in: News & Features

June 24, 2011

WCRB’s Extensive Live Tanglewood Coverage

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This summer WCRB will not only be broadcasting every BSO Tanglewood concert live but will also be expanding their coverage to include many of the performances at Seiji Ozawa Hall.  According to Ben Roe, manager of classical services for WGBH, “From Ozawa’s debut to Bernstein’s farewell, musical memories are made every summer – and indeed, at every concert – at Tanglewood. There is no festival in the world that equals Tanglewood’s special combination of great musical art made in such a beautiful natural setting.”

The broadcasts, which will include pre-concert interviews and special features, will air Fridays and Saturdays from 7-11 pm and Sundays from 1-5 pm.

Listeners in some parts of Boston and to the south may still need to listen on-line or through the HD-2 feed,  but there’s good news for other locales: public radio stations WFCR in Amherst, MA; WMNR Fine Arts Radio in Monroe, CT; and WAMC Northeast Public Radio in Albany, NY will be simulcasting. In addition WJMF will be mirroring the WCRB signal beginning in August, so Providence, RI listeners will then be able to tune in.

Ron Della Chiesa will continue as broadcast host, though other WCRB personalities will also participate. Ben Roe will make his debut as executive producer of these broadcasts, and Brian Bell will once again serve as producer.

18 Comments

  1. This is wonderful news! Let us pray that the quality of the broadcast signal from Tanglewood is equal to the task. Kudos to Ben Roe for facilitating this significant improvement over the status quo!

    Comment by John W. Ehrlich — June 24, 2011 at 4:42 pm

  2. The greatest new same from Boson MF over quite long time!!! Thank you, Ben Roe!!! Meow!!!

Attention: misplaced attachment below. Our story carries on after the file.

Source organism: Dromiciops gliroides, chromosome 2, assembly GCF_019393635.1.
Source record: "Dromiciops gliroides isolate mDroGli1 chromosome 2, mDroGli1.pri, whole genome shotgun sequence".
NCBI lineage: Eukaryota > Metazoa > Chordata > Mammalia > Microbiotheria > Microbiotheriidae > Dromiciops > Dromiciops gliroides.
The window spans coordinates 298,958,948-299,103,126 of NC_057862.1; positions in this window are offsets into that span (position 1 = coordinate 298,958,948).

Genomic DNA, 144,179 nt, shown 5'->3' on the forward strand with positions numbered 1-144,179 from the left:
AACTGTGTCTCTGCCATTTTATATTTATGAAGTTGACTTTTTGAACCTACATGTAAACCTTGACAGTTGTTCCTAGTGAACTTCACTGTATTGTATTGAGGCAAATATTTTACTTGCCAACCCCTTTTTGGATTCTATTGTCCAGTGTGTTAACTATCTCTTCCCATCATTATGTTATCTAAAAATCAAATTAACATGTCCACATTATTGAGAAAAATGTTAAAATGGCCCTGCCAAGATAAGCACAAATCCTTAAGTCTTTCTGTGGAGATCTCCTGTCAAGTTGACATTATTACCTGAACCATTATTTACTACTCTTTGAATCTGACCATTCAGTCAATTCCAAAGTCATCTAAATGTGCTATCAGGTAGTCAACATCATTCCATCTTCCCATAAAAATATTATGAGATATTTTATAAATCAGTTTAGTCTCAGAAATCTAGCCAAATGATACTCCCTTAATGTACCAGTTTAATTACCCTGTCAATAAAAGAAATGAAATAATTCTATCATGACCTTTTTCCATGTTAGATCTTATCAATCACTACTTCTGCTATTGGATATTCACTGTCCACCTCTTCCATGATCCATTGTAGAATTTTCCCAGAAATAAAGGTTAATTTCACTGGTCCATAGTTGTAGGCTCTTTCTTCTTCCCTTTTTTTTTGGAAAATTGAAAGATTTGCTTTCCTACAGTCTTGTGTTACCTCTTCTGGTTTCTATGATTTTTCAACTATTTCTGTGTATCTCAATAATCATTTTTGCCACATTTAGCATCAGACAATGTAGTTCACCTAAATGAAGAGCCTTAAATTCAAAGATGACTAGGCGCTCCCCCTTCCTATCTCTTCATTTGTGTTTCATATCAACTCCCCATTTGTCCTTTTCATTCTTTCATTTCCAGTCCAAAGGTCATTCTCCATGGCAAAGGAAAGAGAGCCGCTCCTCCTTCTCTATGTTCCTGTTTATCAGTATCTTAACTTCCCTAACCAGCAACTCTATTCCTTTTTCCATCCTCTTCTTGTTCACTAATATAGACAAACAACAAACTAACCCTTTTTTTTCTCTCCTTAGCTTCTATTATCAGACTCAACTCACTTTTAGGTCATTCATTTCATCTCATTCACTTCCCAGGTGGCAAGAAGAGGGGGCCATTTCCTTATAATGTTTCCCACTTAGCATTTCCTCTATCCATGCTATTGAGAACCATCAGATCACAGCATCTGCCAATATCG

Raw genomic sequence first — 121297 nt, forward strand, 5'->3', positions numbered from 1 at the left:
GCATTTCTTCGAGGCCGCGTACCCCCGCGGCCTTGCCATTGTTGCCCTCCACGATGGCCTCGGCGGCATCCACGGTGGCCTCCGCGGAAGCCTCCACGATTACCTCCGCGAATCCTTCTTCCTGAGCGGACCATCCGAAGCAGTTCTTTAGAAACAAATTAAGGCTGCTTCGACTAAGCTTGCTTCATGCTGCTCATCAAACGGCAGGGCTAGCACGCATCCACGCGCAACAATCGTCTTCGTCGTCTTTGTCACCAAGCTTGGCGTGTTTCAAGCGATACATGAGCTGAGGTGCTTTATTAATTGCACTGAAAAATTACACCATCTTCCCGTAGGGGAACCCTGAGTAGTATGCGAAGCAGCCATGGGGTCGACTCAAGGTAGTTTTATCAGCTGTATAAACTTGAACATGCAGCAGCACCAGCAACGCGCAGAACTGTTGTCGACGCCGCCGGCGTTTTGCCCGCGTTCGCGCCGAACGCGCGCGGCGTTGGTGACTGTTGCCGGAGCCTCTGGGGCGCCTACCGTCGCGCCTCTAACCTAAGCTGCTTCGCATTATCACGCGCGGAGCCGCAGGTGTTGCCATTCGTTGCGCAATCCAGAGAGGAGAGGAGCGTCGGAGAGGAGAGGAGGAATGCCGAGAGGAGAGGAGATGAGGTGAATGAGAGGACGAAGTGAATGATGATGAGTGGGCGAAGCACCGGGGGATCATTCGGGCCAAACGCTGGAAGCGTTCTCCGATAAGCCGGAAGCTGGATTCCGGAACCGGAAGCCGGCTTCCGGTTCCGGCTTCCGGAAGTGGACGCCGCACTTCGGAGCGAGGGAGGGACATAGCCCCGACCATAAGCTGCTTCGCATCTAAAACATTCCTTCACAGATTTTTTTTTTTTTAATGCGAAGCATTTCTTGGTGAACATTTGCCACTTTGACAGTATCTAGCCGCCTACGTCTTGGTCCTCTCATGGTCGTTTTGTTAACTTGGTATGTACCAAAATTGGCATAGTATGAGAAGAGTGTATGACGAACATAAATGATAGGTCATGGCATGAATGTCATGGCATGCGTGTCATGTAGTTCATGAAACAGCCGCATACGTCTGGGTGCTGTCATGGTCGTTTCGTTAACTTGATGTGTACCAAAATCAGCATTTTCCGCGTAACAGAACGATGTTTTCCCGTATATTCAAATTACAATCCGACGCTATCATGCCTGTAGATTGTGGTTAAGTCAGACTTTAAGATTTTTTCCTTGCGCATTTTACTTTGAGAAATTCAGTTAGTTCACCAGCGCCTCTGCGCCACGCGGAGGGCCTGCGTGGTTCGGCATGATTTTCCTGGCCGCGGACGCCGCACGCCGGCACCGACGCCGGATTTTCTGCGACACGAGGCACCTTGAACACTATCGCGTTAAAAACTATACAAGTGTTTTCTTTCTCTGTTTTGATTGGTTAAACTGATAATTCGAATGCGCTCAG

Comment by Romy The Cat — June 24, 2011 at 6:16 pm

  3. great news what radio frequencie?

    Comment by guy elliott — July 2, 2011 at 5:54 pm

  4. 99.5 FM

    Comment by Joe Whipple — July 2, 2011 at 7:11 pm

  5. It was Friday around 11.30AM and I was sitting in my downtown office, watching live NASSA-TV broadcast from Cape Canaveral of the Atlantis’ launch. As the Shuttle took off from the launching platform the commentator said “America will continue the dream.” In context of everything that is going on with NASSA I felt that it was such a phenomenal thing to say, the dream will continue…

    As last night BSO proceed with opening the Berlioz’s Requiem (a wonderful performance BTW) I felt very much the same about the recent development with WCRB. Those 3 live broadcasts from Tanglewood per week – we, the New Englanders, are back in the celebrated Boston radio broadcast haven! The dream of all those people who started and supported the BSO broadcasts in 50s, even before the FM era came, is certainly continuing. It was depressing to observe for the last 2 years how the former WCRB moronic-management vandalized whatever was built-in in Boston for years. With Ben Roe arrival it looks like the whole attitude of the station begin to change and now we have 3 concerts from Tanglewood!